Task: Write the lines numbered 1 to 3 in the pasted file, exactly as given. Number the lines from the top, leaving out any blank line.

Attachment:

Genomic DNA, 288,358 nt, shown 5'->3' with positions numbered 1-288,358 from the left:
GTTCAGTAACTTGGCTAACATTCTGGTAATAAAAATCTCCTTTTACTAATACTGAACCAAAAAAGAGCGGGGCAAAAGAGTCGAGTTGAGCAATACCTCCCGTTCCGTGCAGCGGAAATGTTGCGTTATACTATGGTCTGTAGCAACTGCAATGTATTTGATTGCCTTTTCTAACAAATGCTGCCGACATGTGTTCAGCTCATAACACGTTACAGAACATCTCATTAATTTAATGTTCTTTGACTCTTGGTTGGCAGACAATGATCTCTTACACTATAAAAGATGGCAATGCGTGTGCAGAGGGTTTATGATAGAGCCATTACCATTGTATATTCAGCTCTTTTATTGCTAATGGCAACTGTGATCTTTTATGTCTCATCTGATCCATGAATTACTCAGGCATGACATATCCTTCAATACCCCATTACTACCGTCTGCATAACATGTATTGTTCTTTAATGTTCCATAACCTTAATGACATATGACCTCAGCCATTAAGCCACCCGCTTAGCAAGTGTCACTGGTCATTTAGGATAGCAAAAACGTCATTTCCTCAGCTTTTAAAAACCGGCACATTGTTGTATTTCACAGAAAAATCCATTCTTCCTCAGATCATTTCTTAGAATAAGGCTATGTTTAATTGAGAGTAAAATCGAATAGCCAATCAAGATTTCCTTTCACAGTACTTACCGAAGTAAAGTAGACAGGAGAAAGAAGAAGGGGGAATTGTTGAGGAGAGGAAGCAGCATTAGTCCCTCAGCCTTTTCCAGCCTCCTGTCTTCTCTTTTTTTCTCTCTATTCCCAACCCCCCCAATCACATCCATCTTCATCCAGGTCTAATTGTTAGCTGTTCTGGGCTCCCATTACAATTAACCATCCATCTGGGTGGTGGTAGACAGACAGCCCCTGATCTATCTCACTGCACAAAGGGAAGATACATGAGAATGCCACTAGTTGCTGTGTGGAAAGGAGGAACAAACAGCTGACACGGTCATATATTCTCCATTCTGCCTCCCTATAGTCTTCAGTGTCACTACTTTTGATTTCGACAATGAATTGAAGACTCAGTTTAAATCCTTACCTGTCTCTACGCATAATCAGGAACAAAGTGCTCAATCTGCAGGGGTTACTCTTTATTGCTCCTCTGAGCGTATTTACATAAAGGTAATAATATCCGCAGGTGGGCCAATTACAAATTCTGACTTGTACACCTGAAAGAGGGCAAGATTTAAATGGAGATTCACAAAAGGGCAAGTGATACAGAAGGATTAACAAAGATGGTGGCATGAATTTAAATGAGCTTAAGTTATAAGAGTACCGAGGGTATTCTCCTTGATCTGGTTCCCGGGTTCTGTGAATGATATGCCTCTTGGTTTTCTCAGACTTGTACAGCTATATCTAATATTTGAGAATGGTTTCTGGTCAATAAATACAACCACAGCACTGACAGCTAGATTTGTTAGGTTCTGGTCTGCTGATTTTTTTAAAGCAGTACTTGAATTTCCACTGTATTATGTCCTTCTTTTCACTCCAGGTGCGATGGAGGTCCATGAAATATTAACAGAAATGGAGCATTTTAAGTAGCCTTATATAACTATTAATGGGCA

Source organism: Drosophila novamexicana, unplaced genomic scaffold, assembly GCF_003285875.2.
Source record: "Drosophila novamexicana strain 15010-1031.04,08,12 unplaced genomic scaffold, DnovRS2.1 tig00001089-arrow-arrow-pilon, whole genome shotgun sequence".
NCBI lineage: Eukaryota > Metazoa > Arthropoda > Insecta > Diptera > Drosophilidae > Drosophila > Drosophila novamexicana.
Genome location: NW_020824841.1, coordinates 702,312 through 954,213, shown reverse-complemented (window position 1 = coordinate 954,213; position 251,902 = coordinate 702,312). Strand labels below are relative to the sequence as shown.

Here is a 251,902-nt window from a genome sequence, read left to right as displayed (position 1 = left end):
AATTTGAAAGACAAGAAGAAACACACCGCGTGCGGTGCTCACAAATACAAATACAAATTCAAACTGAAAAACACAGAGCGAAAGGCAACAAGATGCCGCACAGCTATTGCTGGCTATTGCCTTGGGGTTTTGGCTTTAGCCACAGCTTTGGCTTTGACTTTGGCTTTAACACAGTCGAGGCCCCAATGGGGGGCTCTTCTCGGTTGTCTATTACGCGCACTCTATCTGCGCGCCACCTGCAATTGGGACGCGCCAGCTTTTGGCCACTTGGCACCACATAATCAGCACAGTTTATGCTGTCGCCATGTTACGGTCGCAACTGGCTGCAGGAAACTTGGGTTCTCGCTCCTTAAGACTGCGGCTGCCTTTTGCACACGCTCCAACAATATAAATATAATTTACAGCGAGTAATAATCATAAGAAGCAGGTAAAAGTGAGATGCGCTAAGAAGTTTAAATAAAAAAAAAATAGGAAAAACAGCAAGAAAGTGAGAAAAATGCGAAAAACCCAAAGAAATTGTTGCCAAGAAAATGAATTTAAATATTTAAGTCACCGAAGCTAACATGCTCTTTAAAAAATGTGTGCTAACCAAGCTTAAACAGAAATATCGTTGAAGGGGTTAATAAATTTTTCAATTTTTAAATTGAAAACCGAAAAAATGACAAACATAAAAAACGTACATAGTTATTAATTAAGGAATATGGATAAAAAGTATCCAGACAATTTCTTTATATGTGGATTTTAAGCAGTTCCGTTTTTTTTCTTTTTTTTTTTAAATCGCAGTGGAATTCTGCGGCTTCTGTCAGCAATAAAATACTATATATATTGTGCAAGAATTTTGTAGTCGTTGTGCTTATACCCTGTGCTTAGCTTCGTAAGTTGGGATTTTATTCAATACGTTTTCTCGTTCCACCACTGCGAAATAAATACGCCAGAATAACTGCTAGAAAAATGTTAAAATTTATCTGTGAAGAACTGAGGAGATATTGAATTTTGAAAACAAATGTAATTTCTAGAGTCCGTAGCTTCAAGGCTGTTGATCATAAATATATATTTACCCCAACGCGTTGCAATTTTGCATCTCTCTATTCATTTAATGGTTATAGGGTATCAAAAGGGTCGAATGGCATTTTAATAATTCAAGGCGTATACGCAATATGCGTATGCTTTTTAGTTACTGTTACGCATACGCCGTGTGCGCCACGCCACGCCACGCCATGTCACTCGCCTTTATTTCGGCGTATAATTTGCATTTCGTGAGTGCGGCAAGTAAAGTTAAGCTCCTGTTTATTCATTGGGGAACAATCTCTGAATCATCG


Genomic DNA, 288,358 nt, shown 5'->3' with positions numbered 1-288,358 from the left:
GTTCAGTAACTTGGCTAACATTCTGGTAATAAAAATCTCCTTTTACTAATACTGAACCAAAAAAGAGCGGGGCAAAAGAGTCGAGTTGAGCAATACCTCCCGTTCCGTGCAGCGGAAATGTTGCGTTATACTATGGTCTGTAGCAACTGCAATGTATTTGATTGCCTTTTCTAACAAATGCTGCCGACATGTGTTCAGCTCATAACACGTTACAGAACATCTCATTAATTTAATGTTCTTTGACTCTTGGTTGGCAGACAATGATCTCTTACACTATAAAAGATGGCAATGCGTGTGCAGAGGGTTTATGATAGAGCCATTACCATTGTATATTCAGCTCTTTTATTGCTAATGGCAACTGTGATCTTTTATGTCTCATCTGATCCATGAATTACTCAGGCATGACATATCCTTCAATACCCCATTACTACCGTCTGCATAACATGTATTGTTCTTTAATGTTCCATAACCTTAATGACATATGACCTCAGCCATTAAGCCACCCGCTTAGCAAGTGTCACTGGTCATTTAGGATAGCAAAAACGTCATTTCCTCAGCTTTTAAAAACCGGCACATTGTTGTATTTCACAGAAAAATCCATTCTTCCTCAGATCATTTCTTAGAATAAGGCTATGTTTAATTGAGAGTAAAATCGAATAGCCAATCAAGATTTCCTTTCACAGTACTTACCGAAGTAAAGTAGACAGGAGAAAGAAGAAGGGGGAATTGTTGAGGAGAGGAAGCAGCATTAGTCCCTCAGCCTTTTCCAGCCTCCTGTCTTCTCTTTTTTTCTCTCTATTCCCAACCCCCCCAATCACATCCATCTTCATCCAGGTCTAATTGTTAGCTGTTCTGGGCTCCCATTACAATTAACCATCCATCTGGGTGGTGGTAGACAGACAGCCCCTGATCTATCTCACTGCACAAAGGGAAGATACATGAGAATGCCACTAGTTGCTGTGTGGAAAGGAGGAACAAACAGCTGACACGGTCATATATTCTCCATTCTGCCTCCCTATAGTCTTCAGTGTCACTACTTTTGATTTCGACAATGAATTGAAGACTCAGTTTAAATCCTTACCTGTCTCTACGCATAATCAGGAACAAAGTGCTCAATCTGCAGGGGTTACTCTTTATTGCTCCTCTGAGCGTATTTACATAAAGGTAATAATATCCGCAGGTGGGCCAATTACAAATTCTGACTTGTACACCTGAAAGAGGGCAAGATTTAAATGGAGATTCACAAAAGGGCAAGTGATACAGAAGGATTAACAAAGATGGTGGCATGAATTTAAATGAGCTTAAGTTATAAGAGTACCGAGGGTATTCTCCTTGATCTGGTTCCCGGGTTCTGTGAATGATATGCCTCTTGGTTTTCTCAGACTTGTACAGCTATATCTAATATTTGAGAATGGTTTCTGGTCAATAAATACAACCACAGCACTGACAGCTAGATTTGTTAGGTTCTGGTCTGCTGATTTTTTTAAAGCAGTACTTGAATTTCCACTGTATTATGTCCTTCTTTTCACTCCAGGTGCGATGGAGGTCCATGAAATATTAACAGAAATGGAGCATTTTAAGTAGCCTTATATAACTATTAATGGGCA

Source organism: Drosophila novamexicana, unplaced genomic scaffold, assembly GCF_003285875.2.